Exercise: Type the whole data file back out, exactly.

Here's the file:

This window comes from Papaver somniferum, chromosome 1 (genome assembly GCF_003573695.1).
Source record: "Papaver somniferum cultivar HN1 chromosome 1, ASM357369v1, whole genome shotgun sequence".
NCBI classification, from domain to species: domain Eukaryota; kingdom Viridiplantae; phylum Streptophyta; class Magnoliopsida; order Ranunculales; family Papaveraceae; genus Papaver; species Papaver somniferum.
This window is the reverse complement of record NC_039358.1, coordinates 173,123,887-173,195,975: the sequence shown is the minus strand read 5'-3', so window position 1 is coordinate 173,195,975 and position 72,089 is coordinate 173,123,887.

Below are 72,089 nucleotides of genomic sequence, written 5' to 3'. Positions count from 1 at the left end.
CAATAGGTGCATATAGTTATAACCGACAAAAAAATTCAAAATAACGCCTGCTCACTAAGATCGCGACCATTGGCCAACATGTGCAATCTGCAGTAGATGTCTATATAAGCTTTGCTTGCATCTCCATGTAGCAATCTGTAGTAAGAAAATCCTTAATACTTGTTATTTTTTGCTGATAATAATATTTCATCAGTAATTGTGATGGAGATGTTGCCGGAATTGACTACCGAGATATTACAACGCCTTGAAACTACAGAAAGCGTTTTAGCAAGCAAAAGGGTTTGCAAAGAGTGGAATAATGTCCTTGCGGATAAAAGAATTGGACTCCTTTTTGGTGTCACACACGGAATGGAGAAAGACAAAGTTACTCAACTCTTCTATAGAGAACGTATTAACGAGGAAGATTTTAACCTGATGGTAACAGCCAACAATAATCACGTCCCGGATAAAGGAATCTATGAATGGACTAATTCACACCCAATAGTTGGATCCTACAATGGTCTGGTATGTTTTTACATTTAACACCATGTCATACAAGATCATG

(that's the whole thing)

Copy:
This window comes from Papaver somniferum, chromosome 1 (genome assembly GCF_003573695.1).
Source record: "Papaver somniferum cultivar HN1 chromosome 1, ASM357369v1, whole genome shotgun sequence".
NCBI classification, from domain to species: domain Eukaryota; kingdom Viridiplantae; phylum Streptophyta; class Magnoliopsida; order Ranunculales; family Papaveraceae; genus Papaver; species Papaver somniferum.
This window is the reverse complement of record NC_039358.1, coordinates 173,123,887-173,195,975: the sequence shown is the minus strand read 5'-3', so window position 1 is coordinate 173,195,975 and position 72,089 is coordinate 173,123,887.

Below are 72,089 nucleotides of genomic sequence, written 5' to 3'. Positions count from 1 at the left end.
CAATAGGTGCATATAGTTATAACCGACAAAAAAATTCAAAATAACGCCTGCTCACTAAGATCGCGACCATTGGCCAACATGTGCAATCTGCAGTAGATGTCTATATAAGCTTTGCTTGCATCTCCATGTAGCAATCTGTAGTAAGAAAATCCTTAATACTTGTTATTTTTTGCTGATAATAATATTTCATCAGTAATTGTGATGGAGATGTTGCCGGAATTGACTACCGAGATATTACAACGCCTTGAAACTACAGAAAGCGTTTTAGCAAGCAAAAGGGTTTGCAAAGAGTGGAATAATGTCCTTGCGGATAAAAGAATTGGACTCCTTTTTGGTGTCACACACGGAATGGAGAAAGACAAAGTTACTCAACTCTTCTATAGAGAACGTATTAACGAGGAAGATTTTAACCTGATGGTAACAGCCAACAATAATCACGTCCCGGATAAAGGAATCTATGAATGGACTAATTCACACCCAATAGTTGGATCCTACAATGGTCTGGTATGTTTTTACATTTAACACCATGTCATACAAGATCATG